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For 2023 - we are now fully retired from IT training.
We have made many, many friends over 25 years of teaching about Python, Tcl, Perl, PHP, Lua, Java, C and C++ - and MySQL, Linux and Solaris/SunOS too. Our training notes are now very much out of date, but due to upward compatability most of our examples remain operational and even relevant ad you are welcome to make us if them "as seen" and at your own risk.

Lisa and I (Graham) now live in what was our training centre in Melksham - happy to meet with former delegates here - but do check ahead before coming round. We are far from inactive - rather, enjoying the times that we are retired but still healthy enough in mind and body to be active!

I am also active in many other area and still look after a lot of web sites - you can find an index ((here))
List basics in a nutshell
Lists example from a Well House Consultants training course
More on Lists [link]

This example is described in the following article(s):
   • Lists in Tcl - fundamentals in a commented source code example - [link]

Source code: liimp Module: T206
# List basics in a nutshell

# Different ways of setting up a list
# (each of these contains three members)

set party "{Ann Marie} Brenda Charles"
set party "\"Ann Marie\" Brenda Charles"
set party {"Ann Marie" Brenda Charles}
set party "Ann\\ Marie Brenda Charles"
set party {Ann\ Marie Brenda Charles}
set party [list "Ann Marie" Brucella Charlie]

# Append adds a string (so no space)
# but lappend adds a list member (so spaced and protected)
append party Brown
lappend party Douggie

puts $party
# That prints:
# {Ann Marie} Brucella CharlieBrown Douggie

# How long is the "party" variable?
puts [string length $party]
puts [llength $party]
# It's one list. Or a list with 4 indexed members. Or a string of 42 characters

# What's the first item?
set first [lindex $party 0]
puts $first

# What's the last item?
set last [lindex $party [expr [llength $party] -1 ]]
puts $last
# surely there must be an easier way of doing that!
set last [lindex $party end]
puts $last

# Here we are looping through each item of the list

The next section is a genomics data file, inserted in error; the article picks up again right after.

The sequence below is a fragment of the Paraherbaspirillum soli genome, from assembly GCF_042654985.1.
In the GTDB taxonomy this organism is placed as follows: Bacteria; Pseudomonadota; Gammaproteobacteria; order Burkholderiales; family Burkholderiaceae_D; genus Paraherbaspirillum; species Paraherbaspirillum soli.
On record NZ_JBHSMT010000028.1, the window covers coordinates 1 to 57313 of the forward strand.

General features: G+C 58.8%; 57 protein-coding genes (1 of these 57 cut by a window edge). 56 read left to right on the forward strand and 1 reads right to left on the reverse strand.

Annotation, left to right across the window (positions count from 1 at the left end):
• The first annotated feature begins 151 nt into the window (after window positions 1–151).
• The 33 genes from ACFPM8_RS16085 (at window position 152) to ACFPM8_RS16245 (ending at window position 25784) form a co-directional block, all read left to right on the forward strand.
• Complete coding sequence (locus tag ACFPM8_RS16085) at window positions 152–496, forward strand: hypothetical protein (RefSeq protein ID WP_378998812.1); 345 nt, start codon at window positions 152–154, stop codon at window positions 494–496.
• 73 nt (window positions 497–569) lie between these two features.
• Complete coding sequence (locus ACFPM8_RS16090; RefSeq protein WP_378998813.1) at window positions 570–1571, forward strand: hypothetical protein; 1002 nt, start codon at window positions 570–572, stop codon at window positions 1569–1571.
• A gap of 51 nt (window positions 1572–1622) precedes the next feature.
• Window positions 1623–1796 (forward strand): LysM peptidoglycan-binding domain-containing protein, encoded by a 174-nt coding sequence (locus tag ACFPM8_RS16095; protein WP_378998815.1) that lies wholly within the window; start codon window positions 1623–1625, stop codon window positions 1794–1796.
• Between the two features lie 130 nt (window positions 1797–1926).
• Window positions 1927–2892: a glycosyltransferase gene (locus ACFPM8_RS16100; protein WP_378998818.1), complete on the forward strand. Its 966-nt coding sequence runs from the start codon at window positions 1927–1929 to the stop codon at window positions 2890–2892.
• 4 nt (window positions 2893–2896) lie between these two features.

# in this example, we do NOT want to keep track of the position number
foreach person $party {
        puts "Invite $person to the party"

# Here we are looping through each item of the list
# in this example, we DO want to keep track of the position number
for {set count 0} {$count < [llength $party]} {incr count} {
        set name [lindex $party $count]
        puts "I expect person $count will come (that's $name )"


# ---------------------------------------------------

munchkin:n13tcl grahamellis$ tclsh liimp
{Ann Marie} Brucella CharlieBrown Douggie
Ann Marie
Invite Ann Marie to the party
Invite Brucella to the party
Invite CharlieBrown to the party
Invite Douggie to the party
I expect person 0 will come (that's Ann Marie )
I expect person 1 will come (that's Brucella )
I expect person 2 will come (that's CharlieBrown )
I expect person 3 will come (that's Douggie )
munchkin:n13tcl grahamellis$

Learn about this subject
This module and example are covered on the following public courses:
 * Learning to program in Tcl
 * Tcl Programming
 * Tcl Programming
Also available on on site courses for larger groups

Books covering this topic
Yes. We have over 700 books in our library. Books covering Tcl, Tk and Expect are listed here and when you've selected a relevant book we'll link you on to Amazon to order.

Other Examples
This example comes from our "Lists" training module. You'll find a description of the topic and some other closely related examples on the "Lists" module index page.

Full description of the source code
You can learn more about this example on the training courses listed on this page, on which you'll be given a full set of training notes.

Many other training modules are available for download (for limited use) from our download centre under an Open Training Notes License.

Other resources
• Our Solutions centre provides a number of longer technical articles.
• Our Opentalk forum archive provides a question and answer centre.
The Horse's mouth provides a daily tip or thought.
• Further resources are available via the resources centre.
• All of these resources can be searched through through our search engine
• And there's a global index here.

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